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Food web topology and parasites in the pelagic zone of a subarctic lake

Overview of attention for article published in Journal of Animal Ecology, May 2009
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About this Attention Score

  • In the top 25% of all research outputs scored by Altmetric
  • High Attention Score compared to outputs of the same age (88th percentile)
  • Good Attention Score compared to outputs of the same age and source (69th percentile)

Mentioned by

blogs
1 blog
policy
1 policy source
wikipedia
1 Wikipedia page

Citations

dimensions_citation
107 Dimensions

Readers on

mendeley
226 Mendeley
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Title
Food web topology and parasites in the pelagic zone of a subarctic lake
Published in
Journal of Animal Ecology, May 2009
DOI 10.1111/j.1365-2656.2008.01518.x
Pubmed ID
Authors

Per-Arne Amundsen, Kevin D. Lafferty, Rune Knudsen, Raul Primicerio, Anders Klemetsen, Armand M. Kuris

Abstract

1. Parasites permeate trophic webs with their often complex life cycles, but few studies have included parasitism in food web analyses. Here we provide a highly resolved food web from the pelagic zone of a subarctic lake and explore how the incorporation of parasites alters the topology of the web. 2. Parasites used hosts at all trophic levels and increased both food-chain lengths and the total number of trophic levels. Their inclusion in the network analyses more than doubled the number of links and resulted in an increase in important food-web characteristics such as linkage density and connectance. 3. More than half of the parasite taxa were trophically transmitted, exploiting hosts at multiple trophic levels and thus increasing the degree of omnivory in the trophic web. 4. For trophically transmitted parasites, the number of parasite-host links exhibited a positive correlation with the linkage density of the host species, whereas no such relationship was seen for nontrophically transmitted parasites. Our findings suggest that the linkage density of free-living species affects their exposure to trophically transmitted parasites, which may be more likely to adopt highly connected species as hosts during the evolution of complex life cycles. 5. The study supports a prominent role for parasites in ecological networks and demonstrates that their incorporation may substantially alter considerations of food-web structure and functioning.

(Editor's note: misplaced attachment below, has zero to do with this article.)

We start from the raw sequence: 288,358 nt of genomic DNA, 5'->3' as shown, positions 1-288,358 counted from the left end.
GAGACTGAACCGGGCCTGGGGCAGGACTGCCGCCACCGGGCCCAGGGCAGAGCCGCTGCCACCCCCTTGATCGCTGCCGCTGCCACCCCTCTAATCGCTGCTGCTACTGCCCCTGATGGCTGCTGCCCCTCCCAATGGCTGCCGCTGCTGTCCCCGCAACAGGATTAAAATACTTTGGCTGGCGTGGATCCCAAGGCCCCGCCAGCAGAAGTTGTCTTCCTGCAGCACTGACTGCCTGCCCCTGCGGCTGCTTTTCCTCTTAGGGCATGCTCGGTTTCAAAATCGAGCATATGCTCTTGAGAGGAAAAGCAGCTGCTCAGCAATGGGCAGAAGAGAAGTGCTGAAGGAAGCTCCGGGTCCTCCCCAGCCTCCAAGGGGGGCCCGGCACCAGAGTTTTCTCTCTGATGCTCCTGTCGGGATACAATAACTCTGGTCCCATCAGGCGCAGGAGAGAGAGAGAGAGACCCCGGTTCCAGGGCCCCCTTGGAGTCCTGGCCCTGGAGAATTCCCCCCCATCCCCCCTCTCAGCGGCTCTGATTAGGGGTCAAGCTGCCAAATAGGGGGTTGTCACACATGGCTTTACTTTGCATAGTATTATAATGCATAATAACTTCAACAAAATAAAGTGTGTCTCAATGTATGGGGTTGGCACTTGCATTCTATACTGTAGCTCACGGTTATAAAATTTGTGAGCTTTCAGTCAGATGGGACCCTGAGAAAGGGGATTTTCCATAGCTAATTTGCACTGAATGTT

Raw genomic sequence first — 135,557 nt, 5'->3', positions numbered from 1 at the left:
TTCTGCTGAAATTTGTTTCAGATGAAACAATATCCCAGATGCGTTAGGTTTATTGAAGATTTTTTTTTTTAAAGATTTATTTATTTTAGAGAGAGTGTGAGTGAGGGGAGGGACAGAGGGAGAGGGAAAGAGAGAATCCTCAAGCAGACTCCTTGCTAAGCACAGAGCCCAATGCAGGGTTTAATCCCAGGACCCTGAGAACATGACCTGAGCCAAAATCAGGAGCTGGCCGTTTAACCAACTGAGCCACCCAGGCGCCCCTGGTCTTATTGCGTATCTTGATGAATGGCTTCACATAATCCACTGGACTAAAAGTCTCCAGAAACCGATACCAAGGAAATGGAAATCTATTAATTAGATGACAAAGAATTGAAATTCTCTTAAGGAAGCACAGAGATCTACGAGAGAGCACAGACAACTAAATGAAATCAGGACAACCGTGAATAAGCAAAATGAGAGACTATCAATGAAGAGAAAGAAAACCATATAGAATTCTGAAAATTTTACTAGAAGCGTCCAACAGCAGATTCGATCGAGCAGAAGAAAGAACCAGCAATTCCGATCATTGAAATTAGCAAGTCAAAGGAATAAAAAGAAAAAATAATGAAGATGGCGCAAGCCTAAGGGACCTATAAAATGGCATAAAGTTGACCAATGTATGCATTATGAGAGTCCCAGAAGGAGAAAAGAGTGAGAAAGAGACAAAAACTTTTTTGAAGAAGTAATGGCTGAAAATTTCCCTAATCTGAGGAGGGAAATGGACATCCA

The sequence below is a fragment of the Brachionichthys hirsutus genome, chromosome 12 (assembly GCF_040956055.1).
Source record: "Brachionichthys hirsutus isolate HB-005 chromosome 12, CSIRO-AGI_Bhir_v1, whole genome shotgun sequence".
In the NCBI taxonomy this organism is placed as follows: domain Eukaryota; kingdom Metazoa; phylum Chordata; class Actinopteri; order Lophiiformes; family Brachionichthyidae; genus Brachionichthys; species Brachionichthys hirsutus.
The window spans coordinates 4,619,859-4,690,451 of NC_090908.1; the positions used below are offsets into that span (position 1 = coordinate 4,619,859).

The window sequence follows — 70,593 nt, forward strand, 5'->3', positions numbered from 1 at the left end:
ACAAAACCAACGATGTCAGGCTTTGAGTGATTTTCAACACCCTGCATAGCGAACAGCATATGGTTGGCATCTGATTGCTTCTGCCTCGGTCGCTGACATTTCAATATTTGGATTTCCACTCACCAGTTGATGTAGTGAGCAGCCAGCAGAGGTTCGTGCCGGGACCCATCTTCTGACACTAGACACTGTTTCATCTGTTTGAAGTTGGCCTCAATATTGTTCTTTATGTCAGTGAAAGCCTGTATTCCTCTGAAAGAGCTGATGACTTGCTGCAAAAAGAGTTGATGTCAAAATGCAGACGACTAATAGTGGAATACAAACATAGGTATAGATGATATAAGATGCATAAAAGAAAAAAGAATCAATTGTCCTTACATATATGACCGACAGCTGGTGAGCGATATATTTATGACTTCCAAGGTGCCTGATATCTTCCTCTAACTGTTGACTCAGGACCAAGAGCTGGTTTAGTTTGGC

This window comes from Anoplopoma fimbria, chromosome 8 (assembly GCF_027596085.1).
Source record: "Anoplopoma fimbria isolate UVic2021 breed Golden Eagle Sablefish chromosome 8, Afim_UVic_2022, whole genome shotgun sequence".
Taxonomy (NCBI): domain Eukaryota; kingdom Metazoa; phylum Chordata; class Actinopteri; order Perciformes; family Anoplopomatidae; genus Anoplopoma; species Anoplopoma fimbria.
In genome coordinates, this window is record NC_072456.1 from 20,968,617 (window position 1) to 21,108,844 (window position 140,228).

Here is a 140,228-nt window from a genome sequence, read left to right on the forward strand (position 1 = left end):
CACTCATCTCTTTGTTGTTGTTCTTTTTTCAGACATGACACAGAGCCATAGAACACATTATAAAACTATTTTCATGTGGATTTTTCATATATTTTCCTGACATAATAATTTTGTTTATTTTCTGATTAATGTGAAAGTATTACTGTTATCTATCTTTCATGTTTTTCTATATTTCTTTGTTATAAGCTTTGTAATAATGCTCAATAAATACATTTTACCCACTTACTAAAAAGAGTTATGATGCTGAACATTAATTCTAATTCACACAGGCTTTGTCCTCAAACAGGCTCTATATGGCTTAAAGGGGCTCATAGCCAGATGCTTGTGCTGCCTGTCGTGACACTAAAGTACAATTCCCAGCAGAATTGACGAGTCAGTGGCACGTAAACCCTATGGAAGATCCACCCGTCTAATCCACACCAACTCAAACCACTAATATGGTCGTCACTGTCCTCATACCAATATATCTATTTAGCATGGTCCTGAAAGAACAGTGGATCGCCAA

Mendeley readers

The data shown below were compiled from readership statistics for 226 Mendeley readers of this research output. Click here to see the associated Mendeley record.

Geographical breakdown

Country Count As %
United States 7 3%
Brazil 4 2%
France 3 1%
United Kingdom 2 <1%
Germany 2 <1%
Mexico 2 <1%
South Africa 1 <1%
Italy 1 <1%
Papua New Guinea 1 <1%
Other 12 5%
Unknown 191 85%

Demographic breakdown

Readers by professional status Count As %
Student > Ph. D. Student 60 27%
Researcher 51 23%
Student > Master 31 14%
Student > Bachelor 24 11%
Student > Doctoral Student 14 6%
Other 34 15%
Unknown 12 5%
Readers by discipline Count As %
Agricultural and Biological Sciences 145 64%
Environmental Science 40 18%
Biochemistry, Genetics and Molecular Biology 7 3%
Medicine and Dentistry 4 2%
Earth and Planetary Sciences 4 2%
Other 9 4%
Unknown 17 8%

Attention Score in Context

This research output has an Altmetric Attention Score of 12. This is our high-level measure of the quality and quantity of online attention that it has received. This Attention Score, as well as the ranking and number of research outputs shown below, was calculated when the research output was last mentioned on 23 June 2017.
All research outputs
#1,912,581
of 17,359,532 outputs
Outputs from Journal of Animal Ecology
#681
of 2,551 outputs
Outputs of similar age
#18,209
of 161,876 outputs
Outputs of similar age from Journal of Animal Ecology
#14
of 42 outputs
Altmetric has tracked 17,359,532 research outputs across all sources so far. Compared to these this one has done well and is in the 88th percentile: it's in the top 25% of all research outputs ever tracked by Altmetric.
So far Altmetric has tracked 2,551 research outputs from this source. They typically receive a lot more attention than average, with a mean Attention Score of 15.7. This one has gotten more attention than average, scoring higher than 73% of its peers.
Older research outputs will score higher simply because they've had more time to accumulate mentions. To account for age we can compare this Altmetric Attention Score to the 161,876 tracked outputs that were published within six weeks on either side of this one in any source. This one has done well, scoring higher than 88% of its contemporaries.
We're also able to compare this research output to 42 others from the same source and published within six weeks on either side of this one. This one has gotten more attention than average, scoring higher than 69% of its contemporaries.